The Firkins House located on 1905 Street at Fort Edmonton Park represents the young, growing professional class in Edmonton, and are a great representation of the increasing differentiation among the classes. Although little is known about the original residents, the Firkins, the house represents an example of one of the most modern building designs and technology that was available at the time in Edmonton by 1911.
Construction began in late 1911, and continued until mid 1912, when the Firkins finally arrived. The style of construction was a “Californian bungalow” fitting considering The Firkins moved from southern California. The house features stucco on the exterior, which was relatively new to Edmonton at the time. Also a new product called Beaverboard (a material of compressed wood fibres) was used on the interior wall. The building was also wired for electricity, telephone and even a coal boiler in the radiator room.
A really stunning feature is the addition of a garage, indicating that automobile usage was a growing trend in Edmonton at the time.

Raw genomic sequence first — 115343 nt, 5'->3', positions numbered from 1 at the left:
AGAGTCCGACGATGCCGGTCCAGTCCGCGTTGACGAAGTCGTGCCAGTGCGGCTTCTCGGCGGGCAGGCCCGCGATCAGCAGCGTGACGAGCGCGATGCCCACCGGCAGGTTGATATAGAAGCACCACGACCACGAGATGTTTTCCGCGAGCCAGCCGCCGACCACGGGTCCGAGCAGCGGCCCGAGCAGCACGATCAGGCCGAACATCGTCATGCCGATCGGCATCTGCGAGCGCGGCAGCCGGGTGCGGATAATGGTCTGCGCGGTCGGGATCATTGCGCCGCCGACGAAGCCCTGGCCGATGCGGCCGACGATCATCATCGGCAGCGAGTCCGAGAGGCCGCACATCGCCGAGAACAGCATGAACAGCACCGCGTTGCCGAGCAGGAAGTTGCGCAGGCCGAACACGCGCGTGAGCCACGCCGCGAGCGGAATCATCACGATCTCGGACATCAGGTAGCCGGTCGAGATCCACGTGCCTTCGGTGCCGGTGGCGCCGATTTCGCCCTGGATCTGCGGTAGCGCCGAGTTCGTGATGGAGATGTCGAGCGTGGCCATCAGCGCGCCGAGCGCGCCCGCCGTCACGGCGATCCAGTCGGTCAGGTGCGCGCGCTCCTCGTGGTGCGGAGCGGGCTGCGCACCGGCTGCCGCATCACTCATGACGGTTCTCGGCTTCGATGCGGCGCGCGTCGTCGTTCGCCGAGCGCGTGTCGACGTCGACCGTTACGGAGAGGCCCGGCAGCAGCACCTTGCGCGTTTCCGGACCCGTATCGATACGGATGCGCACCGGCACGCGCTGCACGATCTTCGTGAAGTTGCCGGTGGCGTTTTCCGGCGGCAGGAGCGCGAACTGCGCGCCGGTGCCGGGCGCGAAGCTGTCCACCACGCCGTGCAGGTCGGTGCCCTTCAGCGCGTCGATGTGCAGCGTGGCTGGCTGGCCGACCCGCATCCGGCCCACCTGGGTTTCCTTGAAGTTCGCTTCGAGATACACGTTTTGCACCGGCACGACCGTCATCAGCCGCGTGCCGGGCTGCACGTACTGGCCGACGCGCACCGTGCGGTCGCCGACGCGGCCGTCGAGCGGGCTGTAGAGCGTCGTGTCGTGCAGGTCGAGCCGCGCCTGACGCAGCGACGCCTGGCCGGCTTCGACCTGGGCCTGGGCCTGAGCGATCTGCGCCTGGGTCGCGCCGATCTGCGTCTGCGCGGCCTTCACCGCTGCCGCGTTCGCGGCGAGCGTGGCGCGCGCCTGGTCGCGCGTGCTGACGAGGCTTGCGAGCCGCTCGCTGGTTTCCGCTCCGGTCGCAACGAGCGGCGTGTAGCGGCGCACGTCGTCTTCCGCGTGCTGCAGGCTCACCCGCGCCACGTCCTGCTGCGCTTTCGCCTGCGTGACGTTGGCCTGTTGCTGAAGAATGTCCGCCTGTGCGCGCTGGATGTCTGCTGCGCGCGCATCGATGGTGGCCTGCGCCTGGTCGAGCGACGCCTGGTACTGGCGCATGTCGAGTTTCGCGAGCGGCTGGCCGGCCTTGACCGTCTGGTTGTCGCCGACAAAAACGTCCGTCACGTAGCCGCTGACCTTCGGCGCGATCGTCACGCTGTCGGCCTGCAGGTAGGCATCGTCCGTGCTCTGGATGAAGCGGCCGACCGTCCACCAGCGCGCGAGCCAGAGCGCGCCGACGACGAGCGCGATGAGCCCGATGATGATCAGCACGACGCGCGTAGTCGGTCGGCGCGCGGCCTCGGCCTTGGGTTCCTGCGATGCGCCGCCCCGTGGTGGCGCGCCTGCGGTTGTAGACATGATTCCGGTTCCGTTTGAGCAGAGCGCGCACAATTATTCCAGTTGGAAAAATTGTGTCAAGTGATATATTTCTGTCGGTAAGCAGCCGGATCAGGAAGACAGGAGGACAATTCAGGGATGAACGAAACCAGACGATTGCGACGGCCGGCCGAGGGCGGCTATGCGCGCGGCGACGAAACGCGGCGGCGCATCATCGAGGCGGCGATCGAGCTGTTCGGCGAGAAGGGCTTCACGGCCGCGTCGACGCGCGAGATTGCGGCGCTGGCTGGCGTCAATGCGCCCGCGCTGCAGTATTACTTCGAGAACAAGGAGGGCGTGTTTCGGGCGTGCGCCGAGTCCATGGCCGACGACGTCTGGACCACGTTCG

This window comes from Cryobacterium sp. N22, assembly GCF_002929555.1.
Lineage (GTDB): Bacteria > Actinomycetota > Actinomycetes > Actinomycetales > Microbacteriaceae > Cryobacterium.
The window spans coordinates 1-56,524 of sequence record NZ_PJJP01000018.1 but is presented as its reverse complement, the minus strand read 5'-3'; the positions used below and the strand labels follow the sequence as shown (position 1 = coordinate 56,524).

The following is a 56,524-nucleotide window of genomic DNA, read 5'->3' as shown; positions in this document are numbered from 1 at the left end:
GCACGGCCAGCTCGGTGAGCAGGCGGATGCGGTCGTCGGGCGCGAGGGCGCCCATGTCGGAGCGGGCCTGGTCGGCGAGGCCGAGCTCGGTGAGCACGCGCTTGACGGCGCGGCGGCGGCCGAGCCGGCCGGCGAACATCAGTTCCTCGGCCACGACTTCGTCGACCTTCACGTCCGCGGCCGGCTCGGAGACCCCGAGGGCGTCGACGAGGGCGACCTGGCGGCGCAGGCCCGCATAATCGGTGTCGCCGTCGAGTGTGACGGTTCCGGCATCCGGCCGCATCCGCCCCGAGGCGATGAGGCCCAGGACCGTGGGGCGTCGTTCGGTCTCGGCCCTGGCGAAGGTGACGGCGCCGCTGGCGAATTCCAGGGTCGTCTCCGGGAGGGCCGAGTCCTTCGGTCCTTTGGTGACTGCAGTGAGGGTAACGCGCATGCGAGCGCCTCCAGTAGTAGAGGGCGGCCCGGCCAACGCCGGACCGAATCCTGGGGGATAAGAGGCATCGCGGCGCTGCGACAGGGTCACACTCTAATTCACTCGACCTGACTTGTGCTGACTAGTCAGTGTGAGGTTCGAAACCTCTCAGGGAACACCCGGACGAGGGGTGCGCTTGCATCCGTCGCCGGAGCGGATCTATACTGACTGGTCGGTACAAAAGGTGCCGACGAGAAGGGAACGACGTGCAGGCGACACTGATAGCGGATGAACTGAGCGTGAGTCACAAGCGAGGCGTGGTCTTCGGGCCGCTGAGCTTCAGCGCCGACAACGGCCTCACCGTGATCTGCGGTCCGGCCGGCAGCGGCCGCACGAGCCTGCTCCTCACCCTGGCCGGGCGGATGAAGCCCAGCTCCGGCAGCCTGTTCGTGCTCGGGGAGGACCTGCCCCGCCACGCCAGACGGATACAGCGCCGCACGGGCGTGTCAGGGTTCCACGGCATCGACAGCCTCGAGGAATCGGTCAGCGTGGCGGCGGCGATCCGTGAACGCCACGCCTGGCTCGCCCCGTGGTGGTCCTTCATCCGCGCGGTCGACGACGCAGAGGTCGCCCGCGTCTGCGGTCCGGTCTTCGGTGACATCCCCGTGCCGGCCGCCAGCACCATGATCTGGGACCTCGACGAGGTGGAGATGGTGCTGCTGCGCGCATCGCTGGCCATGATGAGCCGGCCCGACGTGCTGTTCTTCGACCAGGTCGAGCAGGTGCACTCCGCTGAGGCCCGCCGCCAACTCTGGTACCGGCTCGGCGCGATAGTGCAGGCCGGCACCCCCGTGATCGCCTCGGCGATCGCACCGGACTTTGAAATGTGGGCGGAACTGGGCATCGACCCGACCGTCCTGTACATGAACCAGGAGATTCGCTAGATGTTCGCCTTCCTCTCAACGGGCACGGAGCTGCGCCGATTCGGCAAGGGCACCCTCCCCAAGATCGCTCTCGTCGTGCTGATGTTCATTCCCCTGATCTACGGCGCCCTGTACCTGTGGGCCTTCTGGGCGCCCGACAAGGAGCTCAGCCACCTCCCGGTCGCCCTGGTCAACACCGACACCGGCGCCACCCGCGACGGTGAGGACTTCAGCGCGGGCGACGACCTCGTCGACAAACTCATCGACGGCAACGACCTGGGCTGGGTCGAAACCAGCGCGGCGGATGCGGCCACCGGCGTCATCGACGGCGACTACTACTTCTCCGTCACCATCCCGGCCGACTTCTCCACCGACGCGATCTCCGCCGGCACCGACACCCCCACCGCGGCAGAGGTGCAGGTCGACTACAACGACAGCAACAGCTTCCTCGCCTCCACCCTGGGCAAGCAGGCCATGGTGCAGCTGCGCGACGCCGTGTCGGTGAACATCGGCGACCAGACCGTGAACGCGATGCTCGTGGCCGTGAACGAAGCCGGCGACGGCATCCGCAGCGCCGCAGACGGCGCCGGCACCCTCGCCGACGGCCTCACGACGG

Historical Shortcomings of the Exhibit
The Firkins House although displayed in the park as on a busy street was actually relatively isolated and secluded on the stretch of Saskatchewan Drive even as late as 1924. Even in an aerial photo, shown at right (poor quality) you can see the Firkins home and the surrounding area overlooking the North Saskatchewan River.
· The Beavorboard has since been replaced with common-day drywall for the walls and ceilings.
· The second floor washroom was not restored, and has instead become a locked storage space.
Interesting stuff! Be sure to zip around back and check out the garage on the back-side of the Firkins House!